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Beauty and the Overblown Controversy

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Disney has been on a hot streak of classic film remakes over the past few years, with plans for even more in the future. The newest highly anticipated movie, Beauty and the Beast, released on March 17th..

Weeks ahead of its release, news broke that the movie would feature a gay character, Le Fou, played by Josh Gad, who was previously heterosexual in the 1991 classic.

In an interview with Attitude Director Bill Condon said, “Le Fou is somebody who on one day wants to be Gaston and on another day wants to kiss Gaston. He’s confused about what he wants. […] And that’s what has its payoff at the end, which I don’t want to give away. But it is a nice, exclusively gay moment in a Disney movie.”

And with this, the world lost it.

On the one hand, waves of doubt and wariness came from people who didn’t appreciate the fact that the character who was gay was Le Fou, the bumbling, goofy, villainous sidekick. While representation and inclusivity are highly necessary and sought after, many were worried that it wouldn’t be the most ideal representation.

On the other hand, this news was met with approval and excitement by people who are tired of Disney’s complete lack of inclusivity with regards to LGBTQ people. The thought of a behemoth like Disney including an LGBTQ character in a movie for the first time was uplifting.

Inclusivity is highly important in the entertainment industry, as it has direct effects on the way LGBTQ children grow up and view themselves and other people, as well as the subconscious view of LGBTQ in the eyes of heterosexuals.

The addition of a gay character to demonstrate natural affection was a step in the right direction for Disney.

But leave it to the uninformed and the prejudiced to declare the movie unsuitable. For its one gay character in its oneshort but explicitly gay scene”.

Not long after the news broke, owners of a theater in Alabama announced on Facebook that the movie would not be shown.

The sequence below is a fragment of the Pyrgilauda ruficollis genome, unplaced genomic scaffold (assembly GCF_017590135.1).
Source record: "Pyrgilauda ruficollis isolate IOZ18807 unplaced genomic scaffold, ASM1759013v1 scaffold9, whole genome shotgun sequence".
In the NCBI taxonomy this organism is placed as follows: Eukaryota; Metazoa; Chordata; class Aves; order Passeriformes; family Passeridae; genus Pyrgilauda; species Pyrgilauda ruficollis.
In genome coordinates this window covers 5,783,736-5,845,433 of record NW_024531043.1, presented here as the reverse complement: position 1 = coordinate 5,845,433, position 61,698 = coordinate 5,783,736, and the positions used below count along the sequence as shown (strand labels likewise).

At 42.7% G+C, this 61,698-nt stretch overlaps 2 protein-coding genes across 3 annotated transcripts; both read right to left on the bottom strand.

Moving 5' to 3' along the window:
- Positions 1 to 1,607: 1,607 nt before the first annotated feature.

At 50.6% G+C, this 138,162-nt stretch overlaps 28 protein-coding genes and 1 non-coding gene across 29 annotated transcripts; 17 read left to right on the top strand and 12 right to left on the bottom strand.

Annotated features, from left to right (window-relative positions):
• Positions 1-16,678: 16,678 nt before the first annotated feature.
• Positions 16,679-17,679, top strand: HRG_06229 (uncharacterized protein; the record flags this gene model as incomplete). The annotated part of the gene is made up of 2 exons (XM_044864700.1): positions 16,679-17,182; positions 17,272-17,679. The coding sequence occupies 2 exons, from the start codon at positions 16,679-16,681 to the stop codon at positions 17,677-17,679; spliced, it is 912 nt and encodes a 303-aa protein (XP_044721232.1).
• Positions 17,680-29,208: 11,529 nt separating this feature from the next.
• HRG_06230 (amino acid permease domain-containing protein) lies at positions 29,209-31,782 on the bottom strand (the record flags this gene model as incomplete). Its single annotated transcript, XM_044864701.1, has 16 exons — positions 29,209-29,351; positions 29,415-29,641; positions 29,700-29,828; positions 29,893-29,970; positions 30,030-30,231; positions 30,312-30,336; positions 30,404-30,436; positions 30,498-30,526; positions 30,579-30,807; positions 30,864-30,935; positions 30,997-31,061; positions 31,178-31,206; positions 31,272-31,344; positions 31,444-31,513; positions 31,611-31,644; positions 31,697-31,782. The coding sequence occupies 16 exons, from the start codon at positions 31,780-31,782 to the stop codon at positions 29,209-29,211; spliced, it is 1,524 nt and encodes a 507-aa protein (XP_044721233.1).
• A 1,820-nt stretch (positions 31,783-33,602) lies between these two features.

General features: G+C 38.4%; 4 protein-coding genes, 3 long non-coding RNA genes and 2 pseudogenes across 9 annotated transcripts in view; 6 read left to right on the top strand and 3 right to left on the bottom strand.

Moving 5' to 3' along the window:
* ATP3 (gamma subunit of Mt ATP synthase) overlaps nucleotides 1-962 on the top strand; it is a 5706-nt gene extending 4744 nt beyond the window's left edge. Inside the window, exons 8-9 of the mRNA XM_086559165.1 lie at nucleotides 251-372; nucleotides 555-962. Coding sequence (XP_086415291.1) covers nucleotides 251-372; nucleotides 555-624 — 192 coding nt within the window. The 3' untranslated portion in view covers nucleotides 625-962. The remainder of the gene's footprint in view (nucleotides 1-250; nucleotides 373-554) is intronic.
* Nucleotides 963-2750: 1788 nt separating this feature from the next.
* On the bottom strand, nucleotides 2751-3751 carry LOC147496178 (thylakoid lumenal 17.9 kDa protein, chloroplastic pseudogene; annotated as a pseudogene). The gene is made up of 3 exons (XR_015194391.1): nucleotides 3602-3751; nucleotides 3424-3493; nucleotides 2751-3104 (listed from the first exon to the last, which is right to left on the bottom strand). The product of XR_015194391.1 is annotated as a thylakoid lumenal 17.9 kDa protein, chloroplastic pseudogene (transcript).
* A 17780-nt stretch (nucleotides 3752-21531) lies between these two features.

“If we can not take our 11-year-old granddaughter and 8-year-old grandson to see a movie we have no business watching it. If I can’t sit through a movie with God or Jesus sitting by me then we have no business showing it,” the owners stated in the post.

The movie was completely banned in Malaysia, after Disney refused to edit the movie to the country’s satisfaction, and children under 16 in Russia were banned from seeing it without an adult present.

What did they possibly expect?

After all of the backlash and banning, the irony is that the actual “gay moment” in the movie (and it was literally a moment), was proportionally underwhelming.

It was at most subtle social cues throughout the movie and three seconds of Le Fou dancing with an unnamed background character who was male and assumed to be non-hetero.

With Condon’s quote, people were given the impression that Le Fou’s storyline would be more impactful, be it negative or positive. Essentially, what the audience is left with is a feeling of underwhelmed ambiguity due to the large fuss stirred up. But you know, go Disney, with your inclusivity.

All qualms with Le Fou and the movie as a whole were the products of completely unfounded judgements by people before the movie was even released. The fact that such a large fuss was made, and that people immediately equated “gay” with “harmful” and “perverted” directly explains why LGBTQ representation is needed.

Though his part was small amidst the grandeur of the movie and the hype imid the controversy, Le Fou’s development of humanity and conscience, as well as the development of his sexuality, did make him more human than his cartoon alter ego.

One may hope that, with this first baby step, Disney will begin to do more than the bare minimum in LGTBQ inclusivity, and will continue to prominently feature more characters of the like in protagonist roles.


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Beauty and the Overblown Controversy